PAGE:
Baptism of your child

If you live here in one of our parishes we would welcome the chance to talk with you about the baptism of your child.

If you currently live elsewhere but have strong ongoing connections here it may still be possible for you to have a Baptism Service here after a discussion with, and the permission of the Vicar of the Parish where you live.

The Baptism service requires parents and godparents to make some very public statements and promises (see below). You may not feel ready to make these statements and promises and if that is the case we are very happy offer a Service of ‘Thanksgiving Service for the Gift of a Child’.

Please phone (01825 840270) or email ( This email address is being protected from spambots. You need JavaScript enabled to view it. ) who will be very happy to talk it all through with you

Some Frequently asked Questions

What is baptism?

In baptism, you as parents are: thanking God for his gift of life, deciding to start your child on the journey of faith and asking for the Church's support.

For your child, baptism: marks the start of a journey of faith, which involves turning away from the darkness of self-centredness, turning towards Christ and becoming a member of the local and worldwide Christian family.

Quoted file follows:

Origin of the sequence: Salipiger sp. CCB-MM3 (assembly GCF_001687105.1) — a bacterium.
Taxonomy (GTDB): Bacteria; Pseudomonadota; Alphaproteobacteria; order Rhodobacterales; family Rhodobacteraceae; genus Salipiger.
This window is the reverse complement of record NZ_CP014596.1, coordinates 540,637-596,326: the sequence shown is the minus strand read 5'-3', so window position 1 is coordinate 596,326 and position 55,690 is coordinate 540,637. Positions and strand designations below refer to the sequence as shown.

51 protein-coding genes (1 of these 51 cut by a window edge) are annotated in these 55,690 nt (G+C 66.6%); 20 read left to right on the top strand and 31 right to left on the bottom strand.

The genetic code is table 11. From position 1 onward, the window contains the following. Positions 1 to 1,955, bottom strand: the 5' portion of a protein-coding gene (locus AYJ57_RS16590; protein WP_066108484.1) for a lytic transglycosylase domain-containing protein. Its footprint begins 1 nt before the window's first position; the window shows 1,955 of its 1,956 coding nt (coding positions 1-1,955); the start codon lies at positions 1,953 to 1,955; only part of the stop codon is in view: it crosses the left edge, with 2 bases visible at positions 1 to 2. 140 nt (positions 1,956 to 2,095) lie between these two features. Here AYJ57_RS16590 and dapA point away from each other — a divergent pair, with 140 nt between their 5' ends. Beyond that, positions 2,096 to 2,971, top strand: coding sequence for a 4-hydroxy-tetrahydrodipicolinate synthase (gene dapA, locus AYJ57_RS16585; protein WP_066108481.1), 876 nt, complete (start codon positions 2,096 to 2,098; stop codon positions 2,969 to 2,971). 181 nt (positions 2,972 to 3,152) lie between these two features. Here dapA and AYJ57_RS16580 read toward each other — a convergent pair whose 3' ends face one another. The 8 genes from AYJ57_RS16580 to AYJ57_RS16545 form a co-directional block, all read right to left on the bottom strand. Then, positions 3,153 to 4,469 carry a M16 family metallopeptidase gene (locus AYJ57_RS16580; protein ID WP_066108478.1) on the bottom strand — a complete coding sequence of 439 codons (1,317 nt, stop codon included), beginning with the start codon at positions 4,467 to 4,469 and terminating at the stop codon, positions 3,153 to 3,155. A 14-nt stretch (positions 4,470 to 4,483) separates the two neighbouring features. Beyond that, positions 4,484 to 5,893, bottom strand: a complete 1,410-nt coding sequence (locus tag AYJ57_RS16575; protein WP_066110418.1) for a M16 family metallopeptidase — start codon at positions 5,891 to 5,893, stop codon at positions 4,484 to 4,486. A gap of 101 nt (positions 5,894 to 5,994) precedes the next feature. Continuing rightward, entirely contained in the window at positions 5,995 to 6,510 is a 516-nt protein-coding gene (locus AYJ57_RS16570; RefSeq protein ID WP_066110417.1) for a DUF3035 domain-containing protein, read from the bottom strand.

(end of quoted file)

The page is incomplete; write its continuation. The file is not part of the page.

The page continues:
Baptism is a 'sacrament': a visible sign of God's love. In baptism, we are thanking God for his gift of life and publicly acknowledging his love. We are acknowledging that we all need to turn away from the darkness of evil and to make a new start with God.

Making decisions and promises

When you bring your child for baptism, you will be asked to declare publicly on behalf of your child that you believe in God and that you will bring your child up to follow Jesus.

You will be asked to answer, on your child's behalf, that you have decided to turn away from everything which is evil or sinful and to turn instead towards Christ.

The declarations made by you and the child's godparents will be made in Church front of all the people present. The Christian community promise to support you and to pray for you and your child.

The declarations

During the service, you will be asked to make the following declarations:

Do you reject the devil and all rebellion against God?